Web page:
Reducing the Effects of Low-T with Alternatives to Testosterone Therapy

Noble McIntyre on March 25, 2014


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In part I and part II of our three-part series on hypogonadism (Low-T), or low testosterone, we discussed the risks and benefits to testosterone therapy.

Because testosterone therapy is known to have specific associated risks, it’s important to know that if you’re suffering from symptoms of Low-T, there may be other options. Please bear in mind that the following is not medical advice and that before using this or any medication or treatment, you must consult your physician or other medical provider.

You may have heard of Clomid (Clomiphene) as used by women to aid fertility. However, Clomid has been shown to have benefits to men, too, in boosting testosterone levels. Generally, a diagnosis of hypogonadism is based on the effects of aging that cause a man’s testes to produce less testosterone. It is also the case, though, that Low-T can be caused by changes in the pituitary gland or hypothalamus. When this happens, it can be a result of depression or anxiety, head trauma, too much iron, anabolic steroid overdose, diabetes, sleep deprivation or as an effect of some medications. Clomid can stimulate the body’s own capacity to make testosterone and fortify the testicles. The way Clomid works in men is to stimulate the pituitary gland (in the brain), which controls production of two hormones: follicle stimulating hormone (FSH) and luteinizing hormone (LH). Modest doses of Clomid have been shown to raise men’s testosterone levels without impairing testicular function. For a younger man who is suffering from Low-T but who wants to father children, Clomid can increase sperm production and quality. Even for older men who aren’t looking for fertility help, Clomid can reduce the effects of Low-T without all of the harmful side-effects associated with testosterone therapy.

Some physicians have suggested that there may be another cause of hypogonadism — one that can be treated without Clomid or testosterone therapy. According to Harry Fisch, MD, one in five men has varicocele, a scrotum abnormality that is actually a bundle of enlarged veins. This happens because of defects in tiny valves that keep blood moving in the veins that drain from the testicles. The good news is that varicocele does not interfere with organsm or ejaculation; the bad news is that most men don’t realize that they have the condition until it becomes large enough to be noticeable, at which time it could already be interfering with testosterone levels. The better news is that if you suspect that you might have varicocele, it can be easily detected with a non-invasive exam by a urologist. There are a few surgical fixes for this condition and a urologist can advise as to which method is best based on your particular situation.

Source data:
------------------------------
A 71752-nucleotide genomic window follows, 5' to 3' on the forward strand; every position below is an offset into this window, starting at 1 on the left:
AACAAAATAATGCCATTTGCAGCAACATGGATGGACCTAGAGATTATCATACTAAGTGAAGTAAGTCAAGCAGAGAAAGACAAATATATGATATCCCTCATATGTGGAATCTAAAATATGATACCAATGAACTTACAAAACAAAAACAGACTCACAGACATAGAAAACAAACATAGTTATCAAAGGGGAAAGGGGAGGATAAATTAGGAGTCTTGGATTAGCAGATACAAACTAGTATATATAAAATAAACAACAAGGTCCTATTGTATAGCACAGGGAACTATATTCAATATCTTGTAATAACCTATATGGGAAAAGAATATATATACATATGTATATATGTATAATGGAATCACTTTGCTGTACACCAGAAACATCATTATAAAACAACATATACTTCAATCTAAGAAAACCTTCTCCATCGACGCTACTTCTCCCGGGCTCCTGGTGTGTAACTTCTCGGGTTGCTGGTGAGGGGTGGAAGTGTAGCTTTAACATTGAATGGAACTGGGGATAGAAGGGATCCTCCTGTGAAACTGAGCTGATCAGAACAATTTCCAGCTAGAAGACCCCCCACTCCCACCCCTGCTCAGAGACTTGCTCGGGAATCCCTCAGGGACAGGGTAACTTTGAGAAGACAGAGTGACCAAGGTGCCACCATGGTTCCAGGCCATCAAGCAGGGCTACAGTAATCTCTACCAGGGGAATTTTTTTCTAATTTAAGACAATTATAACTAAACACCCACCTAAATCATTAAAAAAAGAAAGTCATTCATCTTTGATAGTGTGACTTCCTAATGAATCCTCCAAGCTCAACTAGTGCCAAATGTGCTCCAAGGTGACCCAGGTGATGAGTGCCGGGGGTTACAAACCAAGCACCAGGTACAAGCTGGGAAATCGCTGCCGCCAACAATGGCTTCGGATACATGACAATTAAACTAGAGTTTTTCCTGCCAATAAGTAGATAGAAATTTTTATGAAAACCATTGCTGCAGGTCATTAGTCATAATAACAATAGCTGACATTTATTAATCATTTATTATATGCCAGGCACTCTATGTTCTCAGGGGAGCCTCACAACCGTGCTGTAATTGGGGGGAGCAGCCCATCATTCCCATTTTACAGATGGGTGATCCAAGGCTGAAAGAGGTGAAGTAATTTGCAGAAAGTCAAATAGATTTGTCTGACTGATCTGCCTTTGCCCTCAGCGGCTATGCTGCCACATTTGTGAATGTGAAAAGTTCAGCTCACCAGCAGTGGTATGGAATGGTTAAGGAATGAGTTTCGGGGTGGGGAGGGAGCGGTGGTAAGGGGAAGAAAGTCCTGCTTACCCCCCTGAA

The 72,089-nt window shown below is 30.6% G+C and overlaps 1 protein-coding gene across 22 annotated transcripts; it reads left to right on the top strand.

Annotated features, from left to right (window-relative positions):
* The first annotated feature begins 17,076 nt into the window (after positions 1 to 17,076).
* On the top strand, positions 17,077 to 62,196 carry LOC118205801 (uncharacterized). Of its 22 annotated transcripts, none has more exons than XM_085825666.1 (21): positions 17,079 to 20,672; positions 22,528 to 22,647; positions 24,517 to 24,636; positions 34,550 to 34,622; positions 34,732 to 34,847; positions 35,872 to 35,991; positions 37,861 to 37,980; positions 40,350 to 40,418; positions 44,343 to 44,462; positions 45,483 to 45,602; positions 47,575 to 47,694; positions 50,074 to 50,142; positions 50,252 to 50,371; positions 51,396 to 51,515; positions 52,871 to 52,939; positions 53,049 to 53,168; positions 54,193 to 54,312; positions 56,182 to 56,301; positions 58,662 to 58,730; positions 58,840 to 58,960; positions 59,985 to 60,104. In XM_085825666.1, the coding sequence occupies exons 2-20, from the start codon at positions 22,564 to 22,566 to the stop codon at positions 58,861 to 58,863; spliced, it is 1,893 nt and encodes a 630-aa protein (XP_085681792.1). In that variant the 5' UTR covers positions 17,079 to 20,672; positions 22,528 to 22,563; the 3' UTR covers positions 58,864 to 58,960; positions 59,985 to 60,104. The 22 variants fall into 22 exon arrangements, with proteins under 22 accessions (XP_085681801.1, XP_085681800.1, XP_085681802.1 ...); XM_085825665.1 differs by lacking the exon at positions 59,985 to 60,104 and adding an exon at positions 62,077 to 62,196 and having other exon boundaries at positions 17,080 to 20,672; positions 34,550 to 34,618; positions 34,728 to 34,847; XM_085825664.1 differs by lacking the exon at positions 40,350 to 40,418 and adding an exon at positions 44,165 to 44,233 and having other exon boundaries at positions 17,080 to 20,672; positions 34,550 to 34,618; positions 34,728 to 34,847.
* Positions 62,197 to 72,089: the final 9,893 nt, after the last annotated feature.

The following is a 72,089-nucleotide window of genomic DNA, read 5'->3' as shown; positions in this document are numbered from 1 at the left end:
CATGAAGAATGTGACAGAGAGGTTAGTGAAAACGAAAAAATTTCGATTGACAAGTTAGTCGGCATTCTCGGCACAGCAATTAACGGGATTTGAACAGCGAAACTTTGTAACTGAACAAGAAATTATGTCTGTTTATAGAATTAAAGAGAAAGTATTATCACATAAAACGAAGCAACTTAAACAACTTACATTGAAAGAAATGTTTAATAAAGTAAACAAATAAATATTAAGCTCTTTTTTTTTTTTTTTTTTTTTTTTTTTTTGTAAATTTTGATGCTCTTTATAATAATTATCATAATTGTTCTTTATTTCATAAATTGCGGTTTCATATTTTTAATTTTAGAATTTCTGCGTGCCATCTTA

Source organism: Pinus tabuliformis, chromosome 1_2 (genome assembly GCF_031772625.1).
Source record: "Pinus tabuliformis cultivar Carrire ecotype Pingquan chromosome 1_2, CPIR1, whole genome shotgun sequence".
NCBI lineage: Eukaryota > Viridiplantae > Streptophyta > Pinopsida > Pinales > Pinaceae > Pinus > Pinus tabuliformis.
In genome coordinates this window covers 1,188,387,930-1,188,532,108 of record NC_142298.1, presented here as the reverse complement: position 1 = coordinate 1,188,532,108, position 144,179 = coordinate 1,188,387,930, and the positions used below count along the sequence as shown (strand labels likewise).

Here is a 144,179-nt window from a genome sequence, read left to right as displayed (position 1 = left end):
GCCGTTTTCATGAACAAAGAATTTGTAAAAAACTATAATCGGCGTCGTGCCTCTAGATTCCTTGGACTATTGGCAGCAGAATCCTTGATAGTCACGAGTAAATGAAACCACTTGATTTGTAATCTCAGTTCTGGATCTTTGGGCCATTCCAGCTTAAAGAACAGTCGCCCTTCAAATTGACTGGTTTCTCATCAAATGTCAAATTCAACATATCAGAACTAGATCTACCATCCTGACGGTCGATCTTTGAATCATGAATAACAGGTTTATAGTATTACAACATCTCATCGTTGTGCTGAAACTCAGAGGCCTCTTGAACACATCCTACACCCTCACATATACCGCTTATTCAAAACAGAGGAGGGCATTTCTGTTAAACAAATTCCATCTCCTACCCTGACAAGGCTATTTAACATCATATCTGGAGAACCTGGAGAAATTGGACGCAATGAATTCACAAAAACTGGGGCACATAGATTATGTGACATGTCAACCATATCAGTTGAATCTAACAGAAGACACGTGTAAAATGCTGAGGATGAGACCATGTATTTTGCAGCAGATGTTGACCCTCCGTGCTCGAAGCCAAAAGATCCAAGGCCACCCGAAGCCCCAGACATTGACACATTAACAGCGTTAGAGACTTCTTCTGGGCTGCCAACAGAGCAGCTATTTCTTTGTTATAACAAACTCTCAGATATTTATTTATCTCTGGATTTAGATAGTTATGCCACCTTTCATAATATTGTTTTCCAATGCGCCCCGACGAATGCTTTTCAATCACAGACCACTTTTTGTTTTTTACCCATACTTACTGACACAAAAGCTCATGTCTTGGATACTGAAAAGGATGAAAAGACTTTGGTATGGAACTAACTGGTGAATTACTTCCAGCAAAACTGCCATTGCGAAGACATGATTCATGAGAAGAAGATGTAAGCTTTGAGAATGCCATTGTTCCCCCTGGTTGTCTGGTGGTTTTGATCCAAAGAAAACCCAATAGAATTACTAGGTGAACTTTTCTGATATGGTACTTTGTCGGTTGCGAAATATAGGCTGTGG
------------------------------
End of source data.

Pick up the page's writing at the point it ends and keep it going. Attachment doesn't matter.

In essence, this common problem can be easily remedied without the use of testosterone therapy and can reverse some of the effects of Low-T.

Again, if you think you’re experiencing Low-T and are interested in trying either testosterone therapy or an alternative treatment, it’s crucial that you speak with your health care provider. If you have already undergone treatment for Low-T and you believe that you’ve suffered harm as a result, call us. We can help get you the compensation you deserve.


Noble McIntyre

Noble McIntyre is the senior partner and owner of McIntyre Law who focuses primarily on drug litigation and catastrophic injury cases. He is currently representing clients injured by the drugs Paxil, Levaquin and testosterone therapy drugs and by clients affected by oil field injuries. His goal has and continues to be to work diligently on behalf of his clients to achieve the highest and best result for his clients’ injuries while maintaining professionalism and abiding by all ethical standards of his profession. Read more about Noble McIntyre.


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